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  1. #1
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    SQL Backend (2k)

    I have a nice robust access tool that compiles and creates ~200 various reports and graphs based on users' data in Access tables. Recently, one user asked me to transition the backend from Access to SQL. Converting the tables, while not complicated, was tedious. Now that the tables are complete and working, I started running reports. AAAAAAAAAHHHHHHHHHHH! ! ! ! !
    Is there a "simple" or other means of passing parameters gathered on a form into a query? The reports still look marvelous, but the data presented sucks. LOL

    If you can just point me in the right direction, and/or recommend some worthwhile reading, I would be forever indebted!

    Thanks in advance.

    Respectfully,

    Ken

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    Re: SQL Backend (2k)

    It depends on where the processing is being done. If you're doing it in the front end using Jet, you can keep going as you have been. However, SQL Server doesn't know anything about Access forms, so your stored procedures can't reference them as parameters. What exactly do you want to do and what object model are you using, DAO or ADO?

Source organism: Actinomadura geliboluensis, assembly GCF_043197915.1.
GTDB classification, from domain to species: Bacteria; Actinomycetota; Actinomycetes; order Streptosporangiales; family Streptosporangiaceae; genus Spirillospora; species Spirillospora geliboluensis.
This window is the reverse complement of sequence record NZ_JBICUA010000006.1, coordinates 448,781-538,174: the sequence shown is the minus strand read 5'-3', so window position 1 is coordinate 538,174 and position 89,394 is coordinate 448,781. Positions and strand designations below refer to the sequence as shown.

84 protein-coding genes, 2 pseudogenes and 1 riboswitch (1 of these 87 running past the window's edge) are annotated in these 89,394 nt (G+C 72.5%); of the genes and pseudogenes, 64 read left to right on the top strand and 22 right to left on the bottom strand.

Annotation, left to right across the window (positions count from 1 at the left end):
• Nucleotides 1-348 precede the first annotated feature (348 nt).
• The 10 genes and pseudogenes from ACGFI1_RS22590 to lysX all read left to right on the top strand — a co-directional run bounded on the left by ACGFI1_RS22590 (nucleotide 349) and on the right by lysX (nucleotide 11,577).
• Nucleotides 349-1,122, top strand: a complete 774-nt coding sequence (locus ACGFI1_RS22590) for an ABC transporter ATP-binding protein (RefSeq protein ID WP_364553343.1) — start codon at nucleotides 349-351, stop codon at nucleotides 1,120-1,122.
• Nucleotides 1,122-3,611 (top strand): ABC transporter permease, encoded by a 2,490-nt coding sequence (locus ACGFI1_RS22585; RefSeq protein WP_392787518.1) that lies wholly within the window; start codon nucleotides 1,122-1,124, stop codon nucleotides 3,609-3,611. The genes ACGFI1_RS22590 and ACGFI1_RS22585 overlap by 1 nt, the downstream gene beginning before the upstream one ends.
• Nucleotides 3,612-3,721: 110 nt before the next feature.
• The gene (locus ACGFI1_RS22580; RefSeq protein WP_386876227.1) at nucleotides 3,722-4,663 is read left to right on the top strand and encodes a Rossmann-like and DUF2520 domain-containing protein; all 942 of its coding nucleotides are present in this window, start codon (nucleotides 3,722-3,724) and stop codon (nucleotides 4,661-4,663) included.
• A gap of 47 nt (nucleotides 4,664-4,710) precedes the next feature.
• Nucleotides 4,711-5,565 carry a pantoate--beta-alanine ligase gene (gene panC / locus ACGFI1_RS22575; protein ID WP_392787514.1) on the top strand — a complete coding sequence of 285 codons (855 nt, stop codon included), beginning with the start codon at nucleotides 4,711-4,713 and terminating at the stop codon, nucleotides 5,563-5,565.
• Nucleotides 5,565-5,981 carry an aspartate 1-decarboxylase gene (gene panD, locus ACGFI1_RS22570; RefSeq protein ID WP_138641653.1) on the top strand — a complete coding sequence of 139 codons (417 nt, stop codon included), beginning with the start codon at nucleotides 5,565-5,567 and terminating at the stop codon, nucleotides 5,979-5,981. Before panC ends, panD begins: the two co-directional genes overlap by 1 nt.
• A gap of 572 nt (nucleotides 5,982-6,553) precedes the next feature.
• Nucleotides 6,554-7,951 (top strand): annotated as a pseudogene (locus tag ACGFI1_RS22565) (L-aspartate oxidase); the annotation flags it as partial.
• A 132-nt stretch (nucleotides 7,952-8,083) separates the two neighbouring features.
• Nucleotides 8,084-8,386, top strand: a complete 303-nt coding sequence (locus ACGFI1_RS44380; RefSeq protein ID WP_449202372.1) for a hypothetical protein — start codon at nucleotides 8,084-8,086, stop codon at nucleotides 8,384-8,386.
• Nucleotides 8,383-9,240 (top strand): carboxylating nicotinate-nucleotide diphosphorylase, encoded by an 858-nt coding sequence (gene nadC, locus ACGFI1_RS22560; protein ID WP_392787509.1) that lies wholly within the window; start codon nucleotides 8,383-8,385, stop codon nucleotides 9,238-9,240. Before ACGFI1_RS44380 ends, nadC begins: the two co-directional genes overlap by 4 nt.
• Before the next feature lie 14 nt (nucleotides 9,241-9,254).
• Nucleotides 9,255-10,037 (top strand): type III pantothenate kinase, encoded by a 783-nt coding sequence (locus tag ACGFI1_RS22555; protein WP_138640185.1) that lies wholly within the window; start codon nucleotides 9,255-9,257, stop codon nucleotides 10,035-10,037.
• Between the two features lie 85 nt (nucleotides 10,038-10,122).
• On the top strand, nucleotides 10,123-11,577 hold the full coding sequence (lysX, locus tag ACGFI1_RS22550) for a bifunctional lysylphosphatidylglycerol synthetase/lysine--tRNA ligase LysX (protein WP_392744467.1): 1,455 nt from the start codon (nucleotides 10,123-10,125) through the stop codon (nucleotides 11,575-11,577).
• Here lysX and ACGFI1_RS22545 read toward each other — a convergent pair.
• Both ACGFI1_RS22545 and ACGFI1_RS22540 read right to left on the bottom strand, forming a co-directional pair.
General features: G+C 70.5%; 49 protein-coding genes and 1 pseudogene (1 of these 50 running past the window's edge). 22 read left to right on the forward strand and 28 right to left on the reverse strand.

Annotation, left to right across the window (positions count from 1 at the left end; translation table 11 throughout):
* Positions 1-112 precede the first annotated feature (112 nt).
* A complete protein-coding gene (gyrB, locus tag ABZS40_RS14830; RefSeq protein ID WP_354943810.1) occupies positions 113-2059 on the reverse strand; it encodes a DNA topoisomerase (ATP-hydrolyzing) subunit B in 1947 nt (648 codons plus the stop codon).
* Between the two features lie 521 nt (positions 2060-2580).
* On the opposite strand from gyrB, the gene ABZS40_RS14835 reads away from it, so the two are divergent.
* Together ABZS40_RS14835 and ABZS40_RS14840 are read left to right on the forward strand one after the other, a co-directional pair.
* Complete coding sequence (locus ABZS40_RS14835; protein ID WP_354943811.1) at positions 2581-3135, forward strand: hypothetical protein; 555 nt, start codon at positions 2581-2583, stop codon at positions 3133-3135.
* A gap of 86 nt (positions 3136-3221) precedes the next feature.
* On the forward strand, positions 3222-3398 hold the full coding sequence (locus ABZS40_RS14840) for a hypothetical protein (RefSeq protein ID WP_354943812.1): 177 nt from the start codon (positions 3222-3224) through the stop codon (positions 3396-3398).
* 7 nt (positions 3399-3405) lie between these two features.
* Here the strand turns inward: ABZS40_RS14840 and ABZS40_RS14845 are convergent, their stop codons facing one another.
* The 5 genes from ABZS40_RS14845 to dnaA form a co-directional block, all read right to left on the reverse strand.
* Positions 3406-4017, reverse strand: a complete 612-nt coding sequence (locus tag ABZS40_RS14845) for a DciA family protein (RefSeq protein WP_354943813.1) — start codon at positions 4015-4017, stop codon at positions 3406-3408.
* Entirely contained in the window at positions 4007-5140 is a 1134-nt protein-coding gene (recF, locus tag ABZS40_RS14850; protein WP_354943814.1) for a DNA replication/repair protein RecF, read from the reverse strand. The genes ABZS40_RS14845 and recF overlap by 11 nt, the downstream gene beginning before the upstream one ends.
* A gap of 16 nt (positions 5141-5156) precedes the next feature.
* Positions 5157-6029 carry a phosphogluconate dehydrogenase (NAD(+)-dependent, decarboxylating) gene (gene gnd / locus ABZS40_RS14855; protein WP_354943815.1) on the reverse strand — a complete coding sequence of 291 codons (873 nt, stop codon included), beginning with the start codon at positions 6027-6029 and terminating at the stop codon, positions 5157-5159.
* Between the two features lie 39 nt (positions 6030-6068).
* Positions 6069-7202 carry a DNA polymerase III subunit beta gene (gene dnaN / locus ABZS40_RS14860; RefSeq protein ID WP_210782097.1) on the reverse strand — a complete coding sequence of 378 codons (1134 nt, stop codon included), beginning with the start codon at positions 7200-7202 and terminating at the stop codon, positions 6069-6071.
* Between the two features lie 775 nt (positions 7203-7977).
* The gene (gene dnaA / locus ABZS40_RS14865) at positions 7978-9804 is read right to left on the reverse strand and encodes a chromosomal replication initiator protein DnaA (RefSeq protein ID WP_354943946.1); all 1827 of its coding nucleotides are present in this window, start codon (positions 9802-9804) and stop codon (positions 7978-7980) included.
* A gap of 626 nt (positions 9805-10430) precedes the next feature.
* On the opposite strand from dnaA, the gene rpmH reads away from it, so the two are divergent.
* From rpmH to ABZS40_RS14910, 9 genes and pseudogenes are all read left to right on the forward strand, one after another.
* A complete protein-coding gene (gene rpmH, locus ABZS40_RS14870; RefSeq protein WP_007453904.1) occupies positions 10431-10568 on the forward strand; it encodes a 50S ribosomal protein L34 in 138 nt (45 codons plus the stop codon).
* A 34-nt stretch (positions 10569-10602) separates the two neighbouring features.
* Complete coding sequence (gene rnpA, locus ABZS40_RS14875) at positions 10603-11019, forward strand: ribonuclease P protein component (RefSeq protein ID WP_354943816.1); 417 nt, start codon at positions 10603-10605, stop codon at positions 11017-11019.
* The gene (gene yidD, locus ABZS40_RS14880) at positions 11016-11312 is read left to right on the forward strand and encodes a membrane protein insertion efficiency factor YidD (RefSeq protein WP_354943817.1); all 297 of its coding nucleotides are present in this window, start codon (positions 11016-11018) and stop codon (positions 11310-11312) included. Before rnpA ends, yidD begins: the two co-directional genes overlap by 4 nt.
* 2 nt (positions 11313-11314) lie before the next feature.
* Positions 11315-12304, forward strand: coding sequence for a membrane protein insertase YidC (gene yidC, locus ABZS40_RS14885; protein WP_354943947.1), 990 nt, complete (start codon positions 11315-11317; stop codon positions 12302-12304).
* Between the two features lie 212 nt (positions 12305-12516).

Charlotte

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    Re: SQL Backend (2k)

    Are you trying to do this with a MDB front-end or an ADP front-end? The simplest method is to simply use your existing MDB front-end with ODBC linked tables in SQL Server - that usually requires almost no changes in the Access front-end. Unless you have serious performance problems, you can still use your Access queries, forms and reports. As Charlotte points out, there isn't a simple way to pass parameter values from Access to SQL Server stored procedures.
    Wendell

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    Re: SQL Backend (2k)

    Charlotte and Hans,

    Thanks for the response.

    RE: and what object model are you using, DAO or ADO?
    Using DAO, and linking to the SQL tables. I took a copy of the original mdb, deleted the Access tables, and then linked to the SQL tables.

    RE:What exactly do you want to do
    Yes, I am using an mdb front end.
    All reports are based on queries, not the actual tables. The front end presents a form to the user, where the user can select a range of dates, and/or department, and/or billing type, etc. These selections are made through combo box and text box controls which are referenced in the queries as criteria,
    (for example date field criteria in the report query is "Between forms!frmReports!txtReportStartDate AND forms!frmReports!txtReportEndDate")